This is the latest in a series of occasional posts featuring books I read years ago about which I was wildly enthusiastic at the time, wanting to press a copy in as many hands as I could.
Amongst Women is the first John McGahern novel I managed to get through and only because I’d been commissioned to write a reading guide for it. I’d tried several others, including The Barracks, but found them just too bleak. You might wonder why I’m including it in this series, then, but the more I thought about it, the more I admired McGahern’s writing until I understood just what all the fuss was about.
Desperate to pull their dying father back from the brink, the Moran sisters decide to recreate Monaghan day, the day of his annual reunion with his old colleague McQuaid, the day when he always seemed at his best. An IRA veteran, so disenchanted that he now welcomes his Protestant neighbours, Moran has long exerted a powerful influence over his daughters, continually drawing them back to the family home despite their departures to Dublin and London and the beginnings of their own families. Not so their elder brother Luke who remains resolutely outside the family circle while their younger brother Michael struggles to free himself. This turbulent family is gently restrained by the presence of Rose, Moran’s second wife whose quiet forbearance has become the mainstay of the sisters’ lives. Written in spare yet sometimes lyrical prose, McGahern’s novel portrays a family tightly and painfully bound to a tyrannical patriarch.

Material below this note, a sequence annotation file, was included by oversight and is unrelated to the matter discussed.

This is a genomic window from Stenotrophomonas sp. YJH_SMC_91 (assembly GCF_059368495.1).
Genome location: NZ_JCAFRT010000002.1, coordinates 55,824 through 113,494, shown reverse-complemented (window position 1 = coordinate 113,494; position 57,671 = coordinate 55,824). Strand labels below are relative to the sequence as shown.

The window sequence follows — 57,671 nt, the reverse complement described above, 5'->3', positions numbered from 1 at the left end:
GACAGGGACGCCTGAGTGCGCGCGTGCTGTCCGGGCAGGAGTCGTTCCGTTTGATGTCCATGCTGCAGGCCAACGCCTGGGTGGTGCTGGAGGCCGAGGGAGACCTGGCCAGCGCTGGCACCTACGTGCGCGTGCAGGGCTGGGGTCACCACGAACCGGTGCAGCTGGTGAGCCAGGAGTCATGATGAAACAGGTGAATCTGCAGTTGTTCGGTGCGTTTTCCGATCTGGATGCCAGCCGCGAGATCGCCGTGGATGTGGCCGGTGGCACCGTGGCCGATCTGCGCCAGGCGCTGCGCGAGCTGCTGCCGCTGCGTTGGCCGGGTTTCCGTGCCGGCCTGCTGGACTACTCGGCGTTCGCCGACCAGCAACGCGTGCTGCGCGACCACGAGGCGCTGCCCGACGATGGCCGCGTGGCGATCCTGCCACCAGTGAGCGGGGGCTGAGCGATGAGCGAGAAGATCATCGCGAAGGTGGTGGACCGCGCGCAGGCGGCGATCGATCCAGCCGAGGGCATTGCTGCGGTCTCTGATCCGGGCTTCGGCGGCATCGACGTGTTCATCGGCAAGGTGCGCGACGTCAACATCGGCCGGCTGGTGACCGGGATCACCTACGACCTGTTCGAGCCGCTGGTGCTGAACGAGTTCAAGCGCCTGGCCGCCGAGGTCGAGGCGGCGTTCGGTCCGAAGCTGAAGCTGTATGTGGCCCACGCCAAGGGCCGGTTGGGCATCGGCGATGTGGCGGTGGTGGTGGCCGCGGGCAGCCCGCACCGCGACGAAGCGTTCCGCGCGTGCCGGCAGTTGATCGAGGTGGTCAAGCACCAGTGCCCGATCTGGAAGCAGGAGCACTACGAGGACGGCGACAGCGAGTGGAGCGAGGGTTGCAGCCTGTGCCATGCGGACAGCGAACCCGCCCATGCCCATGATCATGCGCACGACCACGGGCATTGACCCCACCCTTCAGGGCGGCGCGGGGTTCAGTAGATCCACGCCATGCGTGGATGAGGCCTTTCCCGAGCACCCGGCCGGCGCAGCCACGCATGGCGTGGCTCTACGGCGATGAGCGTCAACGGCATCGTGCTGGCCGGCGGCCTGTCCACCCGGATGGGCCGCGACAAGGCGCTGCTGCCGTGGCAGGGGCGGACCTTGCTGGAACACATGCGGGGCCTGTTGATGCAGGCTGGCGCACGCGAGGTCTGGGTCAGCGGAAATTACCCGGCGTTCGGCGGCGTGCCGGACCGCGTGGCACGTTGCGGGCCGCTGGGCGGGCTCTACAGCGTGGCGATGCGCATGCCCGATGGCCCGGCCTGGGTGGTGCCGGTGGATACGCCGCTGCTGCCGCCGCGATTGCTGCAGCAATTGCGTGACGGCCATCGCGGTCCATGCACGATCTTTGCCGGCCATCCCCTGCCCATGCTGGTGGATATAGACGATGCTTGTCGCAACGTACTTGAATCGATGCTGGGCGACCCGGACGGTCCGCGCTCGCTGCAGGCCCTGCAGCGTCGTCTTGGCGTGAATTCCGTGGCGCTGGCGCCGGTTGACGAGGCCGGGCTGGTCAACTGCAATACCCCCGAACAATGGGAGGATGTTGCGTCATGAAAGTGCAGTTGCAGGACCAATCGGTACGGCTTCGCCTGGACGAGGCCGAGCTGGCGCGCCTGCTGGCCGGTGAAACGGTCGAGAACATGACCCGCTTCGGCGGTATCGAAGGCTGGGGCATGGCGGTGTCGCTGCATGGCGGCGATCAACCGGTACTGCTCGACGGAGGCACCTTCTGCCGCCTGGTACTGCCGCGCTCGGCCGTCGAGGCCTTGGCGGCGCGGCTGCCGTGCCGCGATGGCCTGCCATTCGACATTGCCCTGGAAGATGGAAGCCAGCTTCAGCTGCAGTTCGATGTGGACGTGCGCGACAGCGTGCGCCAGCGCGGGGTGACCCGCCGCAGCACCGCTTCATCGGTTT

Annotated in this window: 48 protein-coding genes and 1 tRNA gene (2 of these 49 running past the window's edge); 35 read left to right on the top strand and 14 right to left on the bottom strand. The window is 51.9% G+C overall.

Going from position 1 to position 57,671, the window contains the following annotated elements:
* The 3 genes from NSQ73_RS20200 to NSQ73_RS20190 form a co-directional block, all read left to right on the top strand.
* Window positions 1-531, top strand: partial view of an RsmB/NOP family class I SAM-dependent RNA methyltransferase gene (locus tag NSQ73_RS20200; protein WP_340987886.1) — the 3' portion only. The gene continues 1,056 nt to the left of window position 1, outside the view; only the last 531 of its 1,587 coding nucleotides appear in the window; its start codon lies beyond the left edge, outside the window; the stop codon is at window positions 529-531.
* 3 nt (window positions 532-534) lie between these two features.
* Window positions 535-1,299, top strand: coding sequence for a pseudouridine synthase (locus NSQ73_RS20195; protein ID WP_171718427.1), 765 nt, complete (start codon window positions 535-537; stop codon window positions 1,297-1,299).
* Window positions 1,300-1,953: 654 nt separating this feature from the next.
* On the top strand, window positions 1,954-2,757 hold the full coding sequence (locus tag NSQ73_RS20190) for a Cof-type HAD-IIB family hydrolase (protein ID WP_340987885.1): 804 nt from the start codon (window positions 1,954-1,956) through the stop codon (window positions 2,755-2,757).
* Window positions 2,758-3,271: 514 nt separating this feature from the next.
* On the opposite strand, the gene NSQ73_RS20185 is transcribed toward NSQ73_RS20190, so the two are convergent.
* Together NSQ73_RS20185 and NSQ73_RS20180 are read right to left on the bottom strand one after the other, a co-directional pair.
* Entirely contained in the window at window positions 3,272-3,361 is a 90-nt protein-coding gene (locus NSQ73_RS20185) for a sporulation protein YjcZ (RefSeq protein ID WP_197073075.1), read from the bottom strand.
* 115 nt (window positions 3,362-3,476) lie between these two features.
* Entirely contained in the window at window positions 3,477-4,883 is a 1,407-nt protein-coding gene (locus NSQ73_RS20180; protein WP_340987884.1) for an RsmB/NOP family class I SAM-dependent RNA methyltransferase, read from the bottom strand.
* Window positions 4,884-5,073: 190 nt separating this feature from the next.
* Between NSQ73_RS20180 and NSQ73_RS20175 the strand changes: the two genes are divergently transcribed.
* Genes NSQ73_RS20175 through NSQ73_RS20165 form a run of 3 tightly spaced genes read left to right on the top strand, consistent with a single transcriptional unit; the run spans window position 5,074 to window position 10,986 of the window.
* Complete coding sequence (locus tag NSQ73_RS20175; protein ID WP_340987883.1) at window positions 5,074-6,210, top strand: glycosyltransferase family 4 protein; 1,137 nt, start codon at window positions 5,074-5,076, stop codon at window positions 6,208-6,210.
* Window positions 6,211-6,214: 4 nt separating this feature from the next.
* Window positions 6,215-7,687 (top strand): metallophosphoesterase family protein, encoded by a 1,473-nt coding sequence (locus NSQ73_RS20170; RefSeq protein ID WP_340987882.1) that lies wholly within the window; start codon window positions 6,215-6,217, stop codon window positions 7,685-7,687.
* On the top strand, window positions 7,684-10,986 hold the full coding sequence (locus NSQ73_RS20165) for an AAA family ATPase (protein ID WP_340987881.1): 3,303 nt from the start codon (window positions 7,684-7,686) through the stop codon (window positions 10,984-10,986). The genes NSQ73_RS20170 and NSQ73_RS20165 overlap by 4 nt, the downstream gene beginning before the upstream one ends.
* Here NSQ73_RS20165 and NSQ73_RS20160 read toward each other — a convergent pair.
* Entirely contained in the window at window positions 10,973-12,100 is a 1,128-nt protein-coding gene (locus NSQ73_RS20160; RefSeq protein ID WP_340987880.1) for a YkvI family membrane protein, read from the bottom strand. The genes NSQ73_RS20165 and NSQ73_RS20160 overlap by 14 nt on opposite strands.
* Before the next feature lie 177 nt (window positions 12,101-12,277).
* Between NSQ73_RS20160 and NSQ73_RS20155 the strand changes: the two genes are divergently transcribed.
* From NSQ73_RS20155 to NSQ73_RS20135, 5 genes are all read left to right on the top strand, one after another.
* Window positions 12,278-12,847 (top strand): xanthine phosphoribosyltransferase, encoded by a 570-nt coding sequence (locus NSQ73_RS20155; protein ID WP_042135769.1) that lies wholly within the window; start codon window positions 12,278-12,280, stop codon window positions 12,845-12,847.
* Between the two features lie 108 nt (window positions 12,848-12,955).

Not my favourite McGahern – that would be That They May Face the Rising Sun – but it’s the one that converted me to his writing and that’s why I wanted to shout about it.
What about you, any blasts from the past you’d like to share?
You can find more posts like this here.